Many young people forgo college. Others drop out, unwilling to rack up debt. If there is anything that is too big and too important to fail, it is our next generation.

Rev. Jesse L. Jackson is founder and president of the Rainbow PUSH Coalition.

More articles by:

CounterPunch Magazine

minimag-edit

bernie-the-sandernistas-cover-344x550

zen economics

Weekend Edition
December 09, 2016
Friday - Sunday
Jeffrey St. Clair
Roaming Charges: Nasty As They Wanna Be
Henry Giroux
Trump’s Second Gilded Age: Overcoming the Rule of Billionaires and Militarists
Andrew Levine
Trump’s Chumps: Victims of the Old Bait and Switch
Chris Welzenbach
The Forgotten Sneak Attack
Lewis Lapham
Hostile Takeover
Joshua Frank
This Week at CounterPunch: More Hollow Smears and Baseless Accusations
Paul Street
The Democrats Do Their Job, Again
Vijay Prashad
The Cuban Revolution: Defying Imperialism From Its Backyard
Michael Hudson - Sharmini Peries
Orwellian Economics
Mark Ames
The Anonymous Blacklist Promoted by the Washington Post Has Apparent Ties to Ukrainian Fascism and CIA Spying
Erin McCarley
American Nazis and the Fight for US History
Yoav Litvin
Resist or Conform: Lessons in Fortitude and Weakness From the Israeli Left
Conn Hallinan
India & Pakistan: the Unthinkable
Andrew Smolski
Third Coast Pillory: Nativism on the Left – A Realer Smith
Joshua Sperber
Trump in the Age of Identity Politics
Brandy Baker
Jill Stein Sees Russia From Her House
Katheryne Schulz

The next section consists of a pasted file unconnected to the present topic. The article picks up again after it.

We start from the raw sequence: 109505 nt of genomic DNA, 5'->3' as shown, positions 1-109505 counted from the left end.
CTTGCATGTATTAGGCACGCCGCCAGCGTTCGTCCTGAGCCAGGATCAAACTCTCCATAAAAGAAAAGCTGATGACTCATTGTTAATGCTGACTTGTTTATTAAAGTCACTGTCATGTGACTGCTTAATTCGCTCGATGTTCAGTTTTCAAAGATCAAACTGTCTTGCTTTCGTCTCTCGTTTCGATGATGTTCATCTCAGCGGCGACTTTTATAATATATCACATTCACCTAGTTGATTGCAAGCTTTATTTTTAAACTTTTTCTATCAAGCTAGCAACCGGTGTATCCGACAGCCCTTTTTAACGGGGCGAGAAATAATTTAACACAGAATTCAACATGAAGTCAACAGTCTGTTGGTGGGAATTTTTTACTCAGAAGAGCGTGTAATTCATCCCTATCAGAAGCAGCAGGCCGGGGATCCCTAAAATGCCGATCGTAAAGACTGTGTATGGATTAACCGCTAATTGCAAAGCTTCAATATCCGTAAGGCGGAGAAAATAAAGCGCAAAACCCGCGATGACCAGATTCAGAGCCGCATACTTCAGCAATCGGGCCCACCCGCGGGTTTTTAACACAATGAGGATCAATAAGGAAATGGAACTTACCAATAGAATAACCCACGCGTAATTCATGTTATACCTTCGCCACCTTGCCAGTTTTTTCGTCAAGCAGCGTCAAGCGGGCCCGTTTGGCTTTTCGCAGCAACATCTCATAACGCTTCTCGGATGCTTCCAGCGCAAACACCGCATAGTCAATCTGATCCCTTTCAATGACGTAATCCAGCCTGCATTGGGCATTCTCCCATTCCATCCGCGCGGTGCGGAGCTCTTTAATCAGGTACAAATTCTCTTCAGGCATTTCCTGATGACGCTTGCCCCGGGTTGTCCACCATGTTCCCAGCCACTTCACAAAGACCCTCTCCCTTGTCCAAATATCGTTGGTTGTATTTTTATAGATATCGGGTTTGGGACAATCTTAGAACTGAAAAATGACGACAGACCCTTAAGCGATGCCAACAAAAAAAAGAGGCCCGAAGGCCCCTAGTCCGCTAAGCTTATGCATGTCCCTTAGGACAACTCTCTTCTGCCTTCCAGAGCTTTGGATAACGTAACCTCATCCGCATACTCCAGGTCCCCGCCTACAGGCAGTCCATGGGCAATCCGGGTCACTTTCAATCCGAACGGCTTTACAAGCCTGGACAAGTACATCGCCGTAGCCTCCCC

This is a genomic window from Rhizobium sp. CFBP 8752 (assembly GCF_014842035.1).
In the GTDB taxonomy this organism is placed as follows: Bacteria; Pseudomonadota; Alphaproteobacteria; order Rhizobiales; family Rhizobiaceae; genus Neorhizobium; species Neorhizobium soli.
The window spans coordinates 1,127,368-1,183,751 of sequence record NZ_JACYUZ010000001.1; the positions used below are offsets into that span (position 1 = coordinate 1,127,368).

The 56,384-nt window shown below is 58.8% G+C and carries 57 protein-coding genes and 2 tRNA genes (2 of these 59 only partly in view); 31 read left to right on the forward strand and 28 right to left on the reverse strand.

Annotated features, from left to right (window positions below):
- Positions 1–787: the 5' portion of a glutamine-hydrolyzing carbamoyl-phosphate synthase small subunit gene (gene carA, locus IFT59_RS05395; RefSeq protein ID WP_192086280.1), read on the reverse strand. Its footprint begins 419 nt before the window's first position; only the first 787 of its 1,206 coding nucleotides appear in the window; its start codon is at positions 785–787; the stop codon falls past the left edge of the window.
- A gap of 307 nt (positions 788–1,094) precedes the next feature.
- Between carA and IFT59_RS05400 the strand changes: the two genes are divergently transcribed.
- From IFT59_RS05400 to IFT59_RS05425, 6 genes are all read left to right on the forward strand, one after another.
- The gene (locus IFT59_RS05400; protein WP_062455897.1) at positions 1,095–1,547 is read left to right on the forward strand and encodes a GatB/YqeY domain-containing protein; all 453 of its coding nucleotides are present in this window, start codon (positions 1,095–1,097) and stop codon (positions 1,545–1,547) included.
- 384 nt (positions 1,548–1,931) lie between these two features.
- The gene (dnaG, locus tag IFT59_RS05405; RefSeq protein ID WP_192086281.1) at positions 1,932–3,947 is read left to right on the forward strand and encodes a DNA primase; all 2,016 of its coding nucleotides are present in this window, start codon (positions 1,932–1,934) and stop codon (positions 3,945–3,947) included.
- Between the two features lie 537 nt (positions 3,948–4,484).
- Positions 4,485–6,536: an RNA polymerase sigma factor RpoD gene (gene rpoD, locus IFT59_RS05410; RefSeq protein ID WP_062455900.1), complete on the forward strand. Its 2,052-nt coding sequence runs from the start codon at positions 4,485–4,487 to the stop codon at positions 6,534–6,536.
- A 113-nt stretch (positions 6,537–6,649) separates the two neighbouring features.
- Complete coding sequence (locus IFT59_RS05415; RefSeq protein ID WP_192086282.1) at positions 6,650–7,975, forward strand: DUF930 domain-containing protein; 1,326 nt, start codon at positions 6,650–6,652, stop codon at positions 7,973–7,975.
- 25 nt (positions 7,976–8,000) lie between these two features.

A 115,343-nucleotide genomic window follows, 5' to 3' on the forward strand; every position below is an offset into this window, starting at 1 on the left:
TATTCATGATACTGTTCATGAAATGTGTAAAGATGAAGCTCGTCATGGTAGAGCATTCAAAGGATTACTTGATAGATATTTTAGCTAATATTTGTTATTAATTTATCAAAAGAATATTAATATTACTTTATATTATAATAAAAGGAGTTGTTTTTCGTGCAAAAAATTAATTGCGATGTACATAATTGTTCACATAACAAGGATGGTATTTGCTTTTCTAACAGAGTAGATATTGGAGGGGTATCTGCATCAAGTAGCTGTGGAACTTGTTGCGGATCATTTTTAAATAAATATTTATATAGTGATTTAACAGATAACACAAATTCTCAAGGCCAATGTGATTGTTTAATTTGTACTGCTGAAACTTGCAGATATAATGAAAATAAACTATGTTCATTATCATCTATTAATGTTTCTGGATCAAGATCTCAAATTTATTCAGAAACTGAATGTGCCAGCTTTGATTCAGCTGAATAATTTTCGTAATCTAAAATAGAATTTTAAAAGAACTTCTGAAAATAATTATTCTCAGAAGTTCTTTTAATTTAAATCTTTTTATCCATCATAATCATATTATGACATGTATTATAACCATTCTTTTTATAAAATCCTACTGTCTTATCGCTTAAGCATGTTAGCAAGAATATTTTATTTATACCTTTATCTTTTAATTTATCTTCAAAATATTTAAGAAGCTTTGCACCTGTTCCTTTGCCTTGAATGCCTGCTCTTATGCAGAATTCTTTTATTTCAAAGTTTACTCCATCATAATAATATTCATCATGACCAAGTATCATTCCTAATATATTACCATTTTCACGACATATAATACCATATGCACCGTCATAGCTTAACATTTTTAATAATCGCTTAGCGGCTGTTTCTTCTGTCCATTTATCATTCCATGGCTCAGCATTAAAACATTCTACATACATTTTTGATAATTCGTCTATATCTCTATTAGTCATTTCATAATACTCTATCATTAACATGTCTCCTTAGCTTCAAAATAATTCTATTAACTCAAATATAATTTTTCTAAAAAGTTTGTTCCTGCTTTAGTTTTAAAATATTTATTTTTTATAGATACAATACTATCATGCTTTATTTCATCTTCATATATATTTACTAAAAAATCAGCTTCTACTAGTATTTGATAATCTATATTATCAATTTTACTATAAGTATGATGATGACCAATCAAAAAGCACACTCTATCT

Report from Santiago de Cuba: Celebrating Fidel’s Rebellious Life
Nelson Valdes
Fidel and the Good People
Norman Solomon
McCarthy’s Smiling Ghost: Democrats Point the Finger at Russia
Renee Parsons
The Snowflake Nation and Trump on Immigration
Margaret Kimberley
Black Fear of Trump
Michael J. Sainato
A Pruitt Running Through It: Trump Kills Nearly Useless EPA With Nomination of Oil Industry Hack
Ron Jacobs
Surviving Hate and Death—The AIDS Crisis in 1980s USA
David Swanson
Virginia’s Constitution Needs Improving
Louis Proyect
Narcos and the Story of Colombia’s Unhappiness
Paul Atwood
War Has Been, is, and Will be the American Way of Life…Unless?
John Wight
Syria and the Bodyguard of Lies
Richard Hardigan
Anti-Semitism Awareness Act: Senate Bill Criminalizes Criticism of Israel
Kathy Kelly
See How We Live
David Macaray
Trump Picks his Secretary of Labor. Ho-Hum.
Howard Lisnoff
Interview with a Political Organizer
Yves Engler
BDS and Anti-Semitism
Adam Parsons
Home Truths About the Climate Emergency
Brian Cloughley
The Decline and Fall of Britain
Eamonn Fingleton
U.S. China Policy: Is Obama Schizoid?
Graham Peebles
Worldwide Air Pollution is Making us Ill
Joseph Natoli
Fake News is Subjective?
Andre Vltchek
Tough-Talking Philippine President Duterte
Binoy Kampmark
Total Surveillance: Snooping in the United Kingdom
Guillermo R. Gil
Vivirse la película: Willful Opposition to the Fiscal Control Board in Puerto Rico
Patrick Bond
South Africa’s Junk Credit Rating was Avoided, But at the Cost of Junk Analysis
Clancy Sigal
Investigate the Protesters! A Trial Balloon Filled With Poison Gas
Pierre Labossiere – Margaret Prescod
Human Rights and Alternative Media Delegation Report on Haiti’s Elections
Charles R. Larson
Review:  Helon Habila’s The Chibok Girls: the Boko Haram Kidnappings and Islamist Militancy in Nigeria
David Yearsley
Brahms and the Tears of Britain’s Oppressed
FacebookTwitterGoogle+RedditEmail